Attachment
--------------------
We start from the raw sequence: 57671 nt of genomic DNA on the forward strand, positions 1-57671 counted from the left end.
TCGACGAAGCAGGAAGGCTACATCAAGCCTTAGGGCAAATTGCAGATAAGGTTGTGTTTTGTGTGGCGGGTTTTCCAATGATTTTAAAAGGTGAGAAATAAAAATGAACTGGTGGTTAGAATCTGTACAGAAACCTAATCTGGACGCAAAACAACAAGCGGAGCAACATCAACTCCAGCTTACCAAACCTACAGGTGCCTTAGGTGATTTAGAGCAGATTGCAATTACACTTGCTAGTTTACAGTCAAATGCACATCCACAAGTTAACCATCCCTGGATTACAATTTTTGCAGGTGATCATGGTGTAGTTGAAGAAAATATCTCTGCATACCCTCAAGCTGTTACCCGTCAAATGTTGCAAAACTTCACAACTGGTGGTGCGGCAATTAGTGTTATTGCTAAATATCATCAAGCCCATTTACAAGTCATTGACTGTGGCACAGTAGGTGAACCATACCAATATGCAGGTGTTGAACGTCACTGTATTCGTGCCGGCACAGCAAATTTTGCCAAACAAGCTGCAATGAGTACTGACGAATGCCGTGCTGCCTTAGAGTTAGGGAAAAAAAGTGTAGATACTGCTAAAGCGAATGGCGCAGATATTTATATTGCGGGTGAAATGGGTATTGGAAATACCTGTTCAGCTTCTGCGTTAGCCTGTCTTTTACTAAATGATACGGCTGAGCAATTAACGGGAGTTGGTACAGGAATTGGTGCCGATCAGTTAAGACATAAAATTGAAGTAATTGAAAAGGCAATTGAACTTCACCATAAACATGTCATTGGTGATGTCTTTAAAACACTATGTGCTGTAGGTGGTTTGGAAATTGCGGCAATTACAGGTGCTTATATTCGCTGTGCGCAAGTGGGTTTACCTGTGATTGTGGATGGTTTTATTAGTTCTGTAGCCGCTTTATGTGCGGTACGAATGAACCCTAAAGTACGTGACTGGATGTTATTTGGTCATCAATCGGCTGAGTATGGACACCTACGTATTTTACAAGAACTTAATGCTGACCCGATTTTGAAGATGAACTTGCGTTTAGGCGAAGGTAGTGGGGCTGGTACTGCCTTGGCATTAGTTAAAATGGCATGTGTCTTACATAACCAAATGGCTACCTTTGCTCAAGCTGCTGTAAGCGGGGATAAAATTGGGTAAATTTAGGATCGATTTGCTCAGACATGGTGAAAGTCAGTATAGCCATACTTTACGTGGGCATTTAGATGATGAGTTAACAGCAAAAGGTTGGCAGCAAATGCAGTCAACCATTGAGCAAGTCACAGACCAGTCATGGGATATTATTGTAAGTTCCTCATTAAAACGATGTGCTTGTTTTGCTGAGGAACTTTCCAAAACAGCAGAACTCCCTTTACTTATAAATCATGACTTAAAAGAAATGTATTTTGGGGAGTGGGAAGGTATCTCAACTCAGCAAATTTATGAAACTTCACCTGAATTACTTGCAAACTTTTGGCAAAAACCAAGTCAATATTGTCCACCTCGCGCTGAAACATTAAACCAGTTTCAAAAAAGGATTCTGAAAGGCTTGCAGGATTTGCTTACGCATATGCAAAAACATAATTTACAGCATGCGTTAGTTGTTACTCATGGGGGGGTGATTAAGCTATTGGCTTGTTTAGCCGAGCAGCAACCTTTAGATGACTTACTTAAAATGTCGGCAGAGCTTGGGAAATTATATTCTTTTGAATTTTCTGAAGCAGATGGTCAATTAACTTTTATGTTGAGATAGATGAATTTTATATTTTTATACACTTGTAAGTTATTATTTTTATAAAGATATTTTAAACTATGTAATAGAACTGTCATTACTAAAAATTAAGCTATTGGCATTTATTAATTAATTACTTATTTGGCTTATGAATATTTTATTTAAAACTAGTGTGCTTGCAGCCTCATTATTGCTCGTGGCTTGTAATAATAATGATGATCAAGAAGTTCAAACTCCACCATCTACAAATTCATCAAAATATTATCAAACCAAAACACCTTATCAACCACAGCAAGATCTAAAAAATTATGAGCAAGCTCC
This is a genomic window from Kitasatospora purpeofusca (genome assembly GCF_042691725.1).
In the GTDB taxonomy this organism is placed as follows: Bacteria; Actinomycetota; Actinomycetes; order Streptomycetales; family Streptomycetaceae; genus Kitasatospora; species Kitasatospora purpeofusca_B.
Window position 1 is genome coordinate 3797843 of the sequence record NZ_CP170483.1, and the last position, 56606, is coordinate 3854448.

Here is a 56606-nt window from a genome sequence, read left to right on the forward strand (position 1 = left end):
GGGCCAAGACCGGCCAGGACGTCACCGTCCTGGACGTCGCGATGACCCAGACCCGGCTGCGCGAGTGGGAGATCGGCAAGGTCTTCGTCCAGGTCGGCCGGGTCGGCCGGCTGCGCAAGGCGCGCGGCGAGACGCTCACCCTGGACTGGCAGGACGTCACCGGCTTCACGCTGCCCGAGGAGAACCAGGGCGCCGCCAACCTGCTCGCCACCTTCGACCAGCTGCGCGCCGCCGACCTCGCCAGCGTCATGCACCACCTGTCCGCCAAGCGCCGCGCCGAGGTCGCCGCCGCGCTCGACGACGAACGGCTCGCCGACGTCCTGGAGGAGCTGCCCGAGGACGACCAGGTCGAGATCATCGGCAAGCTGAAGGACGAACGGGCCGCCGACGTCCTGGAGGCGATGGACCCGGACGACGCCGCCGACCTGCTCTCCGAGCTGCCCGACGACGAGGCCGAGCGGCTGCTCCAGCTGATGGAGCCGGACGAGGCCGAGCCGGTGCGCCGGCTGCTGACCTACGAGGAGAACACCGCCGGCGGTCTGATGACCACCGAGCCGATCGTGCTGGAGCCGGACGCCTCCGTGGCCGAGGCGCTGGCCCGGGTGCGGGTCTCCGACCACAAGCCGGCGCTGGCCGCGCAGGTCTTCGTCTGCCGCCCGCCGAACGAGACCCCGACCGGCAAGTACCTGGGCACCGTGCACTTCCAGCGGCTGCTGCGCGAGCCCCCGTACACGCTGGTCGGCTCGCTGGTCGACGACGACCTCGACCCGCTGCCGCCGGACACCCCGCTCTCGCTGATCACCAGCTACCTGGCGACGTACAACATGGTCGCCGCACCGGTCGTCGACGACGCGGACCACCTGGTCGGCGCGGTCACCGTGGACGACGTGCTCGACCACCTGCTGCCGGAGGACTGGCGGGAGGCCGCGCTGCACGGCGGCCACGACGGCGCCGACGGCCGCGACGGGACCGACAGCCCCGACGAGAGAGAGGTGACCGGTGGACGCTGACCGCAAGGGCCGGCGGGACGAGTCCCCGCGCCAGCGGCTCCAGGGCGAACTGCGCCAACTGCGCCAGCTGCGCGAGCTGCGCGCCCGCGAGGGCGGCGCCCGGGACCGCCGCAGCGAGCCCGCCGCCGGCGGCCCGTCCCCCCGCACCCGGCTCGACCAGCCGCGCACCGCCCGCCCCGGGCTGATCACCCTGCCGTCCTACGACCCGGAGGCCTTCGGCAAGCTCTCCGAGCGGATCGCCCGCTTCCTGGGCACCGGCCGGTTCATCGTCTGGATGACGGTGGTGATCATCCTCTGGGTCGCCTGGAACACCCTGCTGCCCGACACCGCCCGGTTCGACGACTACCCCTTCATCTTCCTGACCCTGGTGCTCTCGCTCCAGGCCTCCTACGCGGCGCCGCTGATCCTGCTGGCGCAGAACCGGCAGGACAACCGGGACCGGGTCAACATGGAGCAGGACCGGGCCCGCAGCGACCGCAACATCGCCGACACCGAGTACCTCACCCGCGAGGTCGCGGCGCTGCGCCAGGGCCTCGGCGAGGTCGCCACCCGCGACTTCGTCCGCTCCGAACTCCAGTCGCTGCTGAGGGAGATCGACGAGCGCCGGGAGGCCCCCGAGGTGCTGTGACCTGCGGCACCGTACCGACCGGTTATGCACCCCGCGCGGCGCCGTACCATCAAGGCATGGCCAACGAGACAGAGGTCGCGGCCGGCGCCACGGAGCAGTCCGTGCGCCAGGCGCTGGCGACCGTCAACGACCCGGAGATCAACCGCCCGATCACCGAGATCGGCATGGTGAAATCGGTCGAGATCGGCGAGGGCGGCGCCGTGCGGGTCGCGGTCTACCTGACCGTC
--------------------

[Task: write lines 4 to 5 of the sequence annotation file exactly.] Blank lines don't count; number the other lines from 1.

In the GTDB taxonomy this organism is placed as follows: Bacteria; Actinomycetota; Actinomycetes; order Streptomycetales; family Streptomycetaceae; genus Kitasatospora; species Kitasatospora purpeofusca_B.
Window position 1 is genome coordinate 3797843 of the sequence record NZ_CP170483.1, and the last position, 56606, is coordinate 3854448.